Stuff I Like: “Jeopardy!”

(Blogger’s Note: This was originally an essay written for college applications. Don’t use it. I never submitted it to a school, so I can’t verify if it’ll work for you anyway.)

Throughout my short life, there have been a few universal phrases. Phrases that I and my family remember and often use, such as “good morning,” “good-bye,” “I love you,” “Thank you”, and others. But one specific quotation, not coined centuries but mere decades ago, has changed my life in ways few others could have.


And so begins my daily ritual of watching the game show Jeopardy! Even since I was 2 years old, I have watched Jeopardy! every single weekday without stop (“What is loyalty?”). I have been comforted by the calm, collected voice of Alex Trebek, amazed by the intellectual capacity of the combatants, lulled to bed by the “Think Music.” And when the Jeopardy! music has not been there to bring me to sleep, I got quite angry. One particular tantrum occurred when I was at age three, when I had an ingenious plan to build a time machine out of Lego and supplies from The Home Depot-so I could watch an episode of Jeopardy! Thus, in the interest of both myself and my parents, I strive to watch Jeopardy! as much as possible; I had only missed about thirty shows by age twelve (“What is fanaticism?”). Every night, my family has assembled in the living room to be the first to call out the “questions to answers”. Final Jeopardy! is near-war, as the family member who answers the clue correctly, when all of the TV contestants answer incorrectly (“What is a triple stumper?”), gets their name on our calendar. Not only did I gain a large amount of knowledge from Jeopardy! (such as how Jonathan Swift wrote diary entries addressed to “Presto”-get it?), I’ve also gained interest in trivia research, and have padded the wallets of Jeopardy! employees-I currently have three or four Jeopardy!-related products.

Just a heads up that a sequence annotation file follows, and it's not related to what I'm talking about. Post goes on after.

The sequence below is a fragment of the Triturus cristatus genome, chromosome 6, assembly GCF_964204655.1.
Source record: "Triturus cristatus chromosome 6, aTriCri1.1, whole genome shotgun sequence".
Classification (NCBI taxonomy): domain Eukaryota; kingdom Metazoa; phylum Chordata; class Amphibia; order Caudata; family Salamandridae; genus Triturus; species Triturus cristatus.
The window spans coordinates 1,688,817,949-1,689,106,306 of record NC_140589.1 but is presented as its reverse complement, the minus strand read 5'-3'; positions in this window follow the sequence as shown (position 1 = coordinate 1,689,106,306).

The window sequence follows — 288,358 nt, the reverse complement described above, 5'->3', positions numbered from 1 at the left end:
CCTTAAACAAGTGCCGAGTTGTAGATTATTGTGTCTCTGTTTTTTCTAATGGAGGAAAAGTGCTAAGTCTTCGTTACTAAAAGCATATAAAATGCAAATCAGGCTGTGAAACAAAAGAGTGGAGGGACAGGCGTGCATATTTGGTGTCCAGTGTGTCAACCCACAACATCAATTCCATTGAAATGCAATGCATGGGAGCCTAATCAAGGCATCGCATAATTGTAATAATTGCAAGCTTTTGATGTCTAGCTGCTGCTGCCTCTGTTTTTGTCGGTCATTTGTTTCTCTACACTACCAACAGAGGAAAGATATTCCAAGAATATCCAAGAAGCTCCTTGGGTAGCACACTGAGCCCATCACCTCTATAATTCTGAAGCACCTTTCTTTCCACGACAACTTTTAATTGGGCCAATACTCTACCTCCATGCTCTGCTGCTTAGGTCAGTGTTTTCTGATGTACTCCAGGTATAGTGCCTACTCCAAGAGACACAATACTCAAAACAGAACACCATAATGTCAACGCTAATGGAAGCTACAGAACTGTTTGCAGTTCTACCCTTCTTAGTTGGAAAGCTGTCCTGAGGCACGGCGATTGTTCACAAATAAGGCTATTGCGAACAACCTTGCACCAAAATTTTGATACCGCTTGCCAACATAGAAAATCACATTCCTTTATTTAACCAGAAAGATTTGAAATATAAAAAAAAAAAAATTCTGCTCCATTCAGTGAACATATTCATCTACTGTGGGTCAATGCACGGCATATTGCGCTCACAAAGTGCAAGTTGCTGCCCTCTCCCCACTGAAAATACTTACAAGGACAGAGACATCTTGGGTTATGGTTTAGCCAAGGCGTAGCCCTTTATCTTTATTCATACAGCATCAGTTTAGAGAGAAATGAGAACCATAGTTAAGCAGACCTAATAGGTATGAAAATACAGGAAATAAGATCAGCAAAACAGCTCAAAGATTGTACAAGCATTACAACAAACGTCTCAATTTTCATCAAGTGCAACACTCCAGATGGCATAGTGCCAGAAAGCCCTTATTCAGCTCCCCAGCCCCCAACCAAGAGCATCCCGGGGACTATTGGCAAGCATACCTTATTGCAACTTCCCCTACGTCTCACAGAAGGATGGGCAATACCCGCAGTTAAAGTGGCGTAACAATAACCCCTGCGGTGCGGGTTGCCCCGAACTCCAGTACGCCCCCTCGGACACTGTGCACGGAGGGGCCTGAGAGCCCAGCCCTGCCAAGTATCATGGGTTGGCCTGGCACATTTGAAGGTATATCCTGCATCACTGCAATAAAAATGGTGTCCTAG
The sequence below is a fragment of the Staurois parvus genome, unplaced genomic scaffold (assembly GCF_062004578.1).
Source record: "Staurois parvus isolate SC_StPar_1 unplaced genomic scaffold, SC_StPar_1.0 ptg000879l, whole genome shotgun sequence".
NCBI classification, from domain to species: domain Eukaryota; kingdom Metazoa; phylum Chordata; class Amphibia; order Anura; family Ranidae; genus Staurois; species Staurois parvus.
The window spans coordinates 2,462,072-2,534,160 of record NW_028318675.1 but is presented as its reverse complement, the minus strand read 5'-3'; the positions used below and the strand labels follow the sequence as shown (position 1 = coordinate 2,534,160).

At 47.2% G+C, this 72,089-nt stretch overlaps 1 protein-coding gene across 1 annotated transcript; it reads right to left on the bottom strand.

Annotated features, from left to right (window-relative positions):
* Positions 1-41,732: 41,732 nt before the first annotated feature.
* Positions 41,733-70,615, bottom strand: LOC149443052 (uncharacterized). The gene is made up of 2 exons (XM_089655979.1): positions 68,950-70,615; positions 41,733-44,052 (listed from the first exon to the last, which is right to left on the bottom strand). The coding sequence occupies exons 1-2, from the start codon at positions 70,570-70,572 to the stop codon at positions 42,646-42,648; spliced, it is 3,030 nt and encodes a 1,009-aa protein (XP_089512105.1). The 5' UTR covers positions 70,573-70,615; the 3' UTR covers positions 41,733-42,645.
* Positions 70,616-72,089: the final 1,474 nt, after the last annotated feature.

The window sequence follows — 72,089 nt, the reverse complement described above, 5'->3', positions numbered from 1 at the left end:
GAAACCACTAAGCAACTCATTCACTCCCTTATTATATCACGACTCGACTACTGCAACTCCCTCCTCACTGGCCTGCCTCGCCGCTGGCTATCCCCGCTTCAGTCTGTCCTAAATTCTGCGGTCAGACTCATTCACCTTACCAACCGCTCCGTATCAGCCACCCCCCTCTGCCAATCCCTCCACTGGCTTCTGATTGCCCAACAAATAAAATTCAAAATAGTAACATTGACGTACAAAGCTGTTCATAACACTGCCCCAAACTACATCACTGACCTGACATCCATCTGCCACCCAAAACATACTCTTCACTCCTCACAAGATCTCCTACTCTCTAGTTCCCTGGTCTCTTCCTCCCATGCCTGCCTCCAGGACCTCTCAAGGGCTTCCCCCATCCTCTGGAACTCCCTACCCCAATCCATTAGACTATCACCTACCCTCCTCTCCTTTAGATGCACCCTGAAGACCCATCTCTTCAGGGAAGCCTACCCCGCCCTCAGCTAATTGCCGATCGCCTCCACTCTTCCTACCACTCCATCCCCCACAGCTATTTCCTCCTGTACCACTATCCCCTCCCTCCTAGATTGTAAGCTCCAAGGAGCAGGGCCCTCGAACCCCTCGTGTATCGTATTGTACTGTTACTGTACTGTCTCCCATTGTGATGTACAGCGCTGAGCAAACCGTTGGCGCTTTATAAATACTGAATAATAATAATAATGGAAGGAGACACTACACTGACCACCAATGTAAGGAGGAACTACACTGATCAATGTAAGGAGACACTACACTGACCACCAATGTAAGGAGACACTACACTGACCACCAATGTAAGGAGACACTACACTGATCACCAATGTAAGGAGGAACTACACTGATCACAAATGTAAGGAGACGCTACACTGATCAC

Jeopardy! has also presented to me amazing life experiences. In 2005, my father and I to an appearance by the Jeopardy! “Brain Bus”, the show’s traveling exhibition vehicle. Here, we played the “Fast 5”, the 5-answer mini-game, which included a “Daily Double”, in which the winner got a copy of The New York Times Guide to Essential Knowledge. Having to perform against people three times my age (“What is an underdog?”), I amazed the crowd by winning the book as one of my four questions answered correctly. I have gotten to use the book for studying for the annual Teen Tournament exam, striving to reach my lifelong dream of actually being on the show. While that hasn’t been realized, I’ve used the book and my Jeopardy! wares to unite fellow trivia lovers in my school(“What is Townsend Harris High School’s ‘Trivia and Knowledge Club?’”), becoming the club’s founder.

Knowledge, to me, is one of the most important things a person can have. It is something that I cherish greatly and something that I continue to try to obtain. Jeopardy! has taught me that knowledge does not make you a boring person, but instead makes you more understanding of the rest of the world, making you a better person. Because of Jeopardy!, I’ve become a person who aspires to learn what he needs to know to get ahead in the world. Because of Jeopardy!, I’ve become the person I am, and that has allowed me to understand the most important Jeopardy! clue in my life, “Who is Daniel Pecoraro?”

Now, I’d like From the Greek for $2000, Alex.

3 thoughts on “Stuff I Like: “Jeopardy!”

  1. Pingback: Twitted by RandomMusingsAM

  2. “I have been comforted by the calm, collected voice of Alex Trebek”
    This is questionable! But I must admit, Alex’s speech is sonorous.

    “Jeopardy! has taught me that knowledge does not make you a boring person, but instead makes you more understanding of the rest of the world, making you a better person.”
    Who said television controls our minds and turns them topsy-turvy? Well, it does; however, you make a valid counter argument.

    I loved reading this. What sort of application was this for? (I know you said college, but I don’t understand that…)

    • It was a random essay (more of a “topic of your choice” essay but could easily be transformed to “one person or thing that changed you”), but it was also an assignment for my English class.

      And yes, television does control our minds – especially if we absolutely submit to it.

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